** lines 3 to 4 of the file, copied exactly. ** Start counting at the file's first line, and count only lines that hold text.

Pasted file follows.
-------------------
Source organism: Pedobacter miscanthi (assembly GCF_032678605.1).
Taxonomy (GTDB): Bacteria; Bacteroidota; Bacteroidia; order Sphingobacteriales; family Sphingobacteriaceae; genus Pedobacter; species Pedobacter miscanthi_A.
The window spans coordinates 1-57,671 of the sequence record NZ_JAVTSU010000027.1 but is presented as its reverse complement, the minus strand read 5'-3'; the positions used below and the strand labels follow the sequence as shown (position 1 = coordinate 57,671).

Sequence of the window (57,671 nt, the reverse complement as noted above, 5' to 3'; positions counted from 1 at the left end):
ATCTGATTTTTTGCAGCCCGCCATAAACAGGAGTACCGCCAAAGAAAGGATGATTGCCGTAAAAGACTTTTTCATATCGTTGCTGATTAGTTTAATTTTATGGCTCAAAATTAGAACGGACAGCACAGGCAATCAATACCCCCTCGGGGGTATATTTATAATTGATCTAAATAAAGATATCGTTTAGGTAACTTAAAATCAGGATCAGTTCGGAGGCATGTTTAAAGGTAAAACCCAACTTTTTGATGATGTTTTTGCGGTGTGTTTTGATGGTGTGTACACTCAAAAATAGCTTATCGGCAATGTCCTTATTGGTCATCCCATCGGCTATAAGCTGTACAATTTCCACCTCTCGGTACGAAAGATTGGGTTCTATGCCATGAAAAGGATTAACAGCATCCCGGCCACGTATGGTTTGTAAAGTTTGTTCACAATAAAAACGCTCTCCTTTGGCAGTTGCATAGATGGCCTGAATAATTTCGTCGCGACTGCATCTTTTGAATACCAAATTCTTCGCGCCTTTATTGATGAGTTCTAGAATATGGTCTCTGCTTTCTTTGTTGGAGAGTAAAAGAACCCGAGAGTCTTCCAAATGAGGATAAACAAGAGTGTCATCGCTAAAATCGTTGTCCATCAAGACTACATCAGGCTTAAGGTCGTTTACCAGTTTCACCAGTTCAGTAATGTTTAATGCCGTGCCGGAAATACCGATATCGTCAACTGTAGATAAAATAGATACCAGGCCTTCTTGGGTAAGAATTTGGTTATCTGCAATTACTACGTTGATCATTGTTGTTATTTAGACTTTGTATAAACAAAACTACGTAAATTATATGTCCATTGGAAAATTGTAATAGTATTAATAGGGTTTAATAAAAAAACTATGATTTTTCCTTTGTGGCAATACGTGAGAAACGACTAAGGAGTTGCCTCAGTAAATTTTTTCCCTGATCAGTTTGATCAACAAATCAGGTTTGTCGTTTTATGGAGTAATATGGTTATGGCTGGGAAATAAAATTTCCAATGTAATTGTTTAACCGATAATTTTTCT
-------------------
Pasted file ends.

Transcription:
The window spans coordinates 1-57,671 of the sequence record NZ_JAVTSU010000027.1 but is presented as its reverse complement, the minus strand read 5'-3'; the positions used below and the strand labels follow the sequence as shown (position 1 = coordinate 57,671).

Sequence of the window (57,671 nt, the reverse complement as noted above, 5' to 3'; positions counted from 1 at the left end):